Big Ben: Players May Not Admit Concussions

Pittsburgh Steelers quarterback Ben Roethlisberger, right, makes a statement at the Steelers offices in Pittsburgh, as coach Mike Timlin looks on, Thursday, July 23, 2009. Roethlisberger says allegations by a Lake Tahoe casino hostess that he raped her a year ago are "reckless and false." (AP Photo/Gene J. Puskar)
AP Photo/Gene J. Puskar
Pittsburgh Steelers quarterback Ben Roethlisberger supports the NFL's stricter policies on allowing players back on the field after sustaining head injuries. But will players comply?

Speaking to reporters in Green Bay on a conference call Wednesday, Roethlisberger said he believed league officials have players' best interests in mind. But Roethlisberger suspects players won't be "completely honest" about injuries because they want to keep playing.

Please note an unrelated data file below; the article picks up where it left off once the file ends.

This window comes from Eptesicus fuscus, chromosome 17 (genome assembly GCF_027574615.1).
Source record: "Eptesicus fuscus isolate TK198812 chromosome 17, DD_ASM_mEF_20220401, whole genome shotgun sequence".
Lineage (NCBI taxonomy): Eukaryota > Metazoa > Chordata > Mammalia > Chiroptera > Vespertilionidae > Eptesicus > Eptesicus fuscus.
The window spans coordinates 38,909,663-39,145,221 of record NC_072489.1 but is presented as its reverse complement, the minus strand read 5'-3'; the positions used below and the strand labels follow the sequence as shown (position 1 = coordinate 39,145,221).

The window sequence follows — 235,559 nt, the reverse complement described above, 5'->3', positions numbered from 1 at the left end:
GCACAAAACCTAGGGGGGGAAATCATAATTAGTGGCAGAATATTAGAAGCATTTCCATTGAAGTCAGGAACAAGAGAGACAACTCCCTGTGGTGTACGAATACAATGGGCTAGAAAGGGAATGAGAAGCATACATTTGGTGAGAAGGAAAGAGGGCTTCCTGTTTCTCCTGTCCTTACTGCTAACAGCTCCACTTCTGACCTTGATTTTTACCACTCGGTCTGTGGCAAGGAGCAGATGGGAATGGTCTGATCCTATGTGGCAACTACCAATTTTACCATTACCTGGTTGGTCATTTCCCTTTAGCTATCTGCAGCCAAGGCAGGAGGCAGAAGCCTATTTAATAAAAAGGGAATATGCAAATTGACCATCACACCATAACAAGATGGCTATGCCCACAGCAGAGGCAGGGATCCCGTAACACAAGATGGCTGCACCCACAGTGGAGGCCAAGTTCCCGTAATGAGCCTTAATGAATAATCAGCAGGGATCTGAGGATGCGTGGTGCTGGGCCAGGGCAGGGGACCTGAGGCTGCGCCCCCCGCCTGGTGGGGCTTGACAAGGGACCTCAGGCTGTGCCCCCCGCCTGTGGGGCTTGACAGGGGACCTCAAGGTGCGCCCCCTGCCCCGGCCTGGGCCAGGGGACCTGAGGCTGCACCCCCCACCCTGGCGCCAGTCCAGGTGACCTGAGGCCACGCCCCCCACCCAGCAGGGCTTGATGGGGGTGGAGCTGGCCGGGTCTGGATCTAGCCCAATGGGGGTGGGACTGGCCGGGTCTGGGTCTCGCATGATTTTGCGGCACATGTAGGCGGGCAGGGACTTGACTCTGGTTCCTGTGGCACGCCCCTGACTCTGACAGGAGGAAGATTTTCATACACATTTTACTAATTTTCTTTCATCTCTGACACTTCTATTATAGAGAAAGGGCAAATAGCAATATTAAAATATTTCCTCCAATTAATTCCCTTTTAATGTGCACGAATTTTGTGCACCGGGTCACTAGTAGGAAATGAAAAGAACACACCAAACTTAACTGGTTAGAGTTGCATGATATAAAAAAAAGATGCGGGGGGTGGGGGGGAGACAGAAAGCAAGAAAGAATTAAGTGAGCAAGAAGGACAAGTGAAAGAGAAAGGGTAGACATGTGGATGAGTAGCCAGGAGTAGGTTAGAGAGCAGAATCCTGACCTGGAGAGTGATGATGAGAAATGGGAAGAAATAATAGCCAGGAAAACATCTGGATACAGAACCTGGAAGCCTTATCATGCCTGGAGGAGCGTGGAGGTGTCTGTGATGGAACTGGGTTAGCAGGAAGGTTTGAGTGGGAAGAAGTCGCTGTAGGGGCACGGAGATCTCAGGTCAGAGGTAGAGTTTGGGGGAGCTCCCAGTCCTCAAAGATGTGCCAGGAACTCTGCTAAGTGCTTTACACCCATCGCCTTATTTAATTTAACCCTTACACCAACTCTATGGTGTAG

"All of us want to be fathers and husbands someday. In that sense, I think it's good," Roethlisberger said. "I think it does run the risk that we are tough guys, we want to play through things and I think guys will not be completely honest, for fear that they can't get back in the game. I think it's kind of a double-edged sword."

Roethlisberger sat out the Steelers' Nov. 29 loss at Baltimore because of a concussion.

60 Minutes: Concussions Linked to Brain Disease

This month, NFL commissioner Roger Goodell sent a memo to teams saying a player should not be allowed to return to action if he showed certain symptoms, including an inability to remember assignments or plays, a gap in memory, persistent dizziness, and persistent headaches.

The previous standard said a player should not be allowed to return if he lost consciousness.

Nearly one-fifth of 160 NFL players surveyed by The Associated Press from Nov. 2-15 replied that they have hidden or played down the effects of a concussion.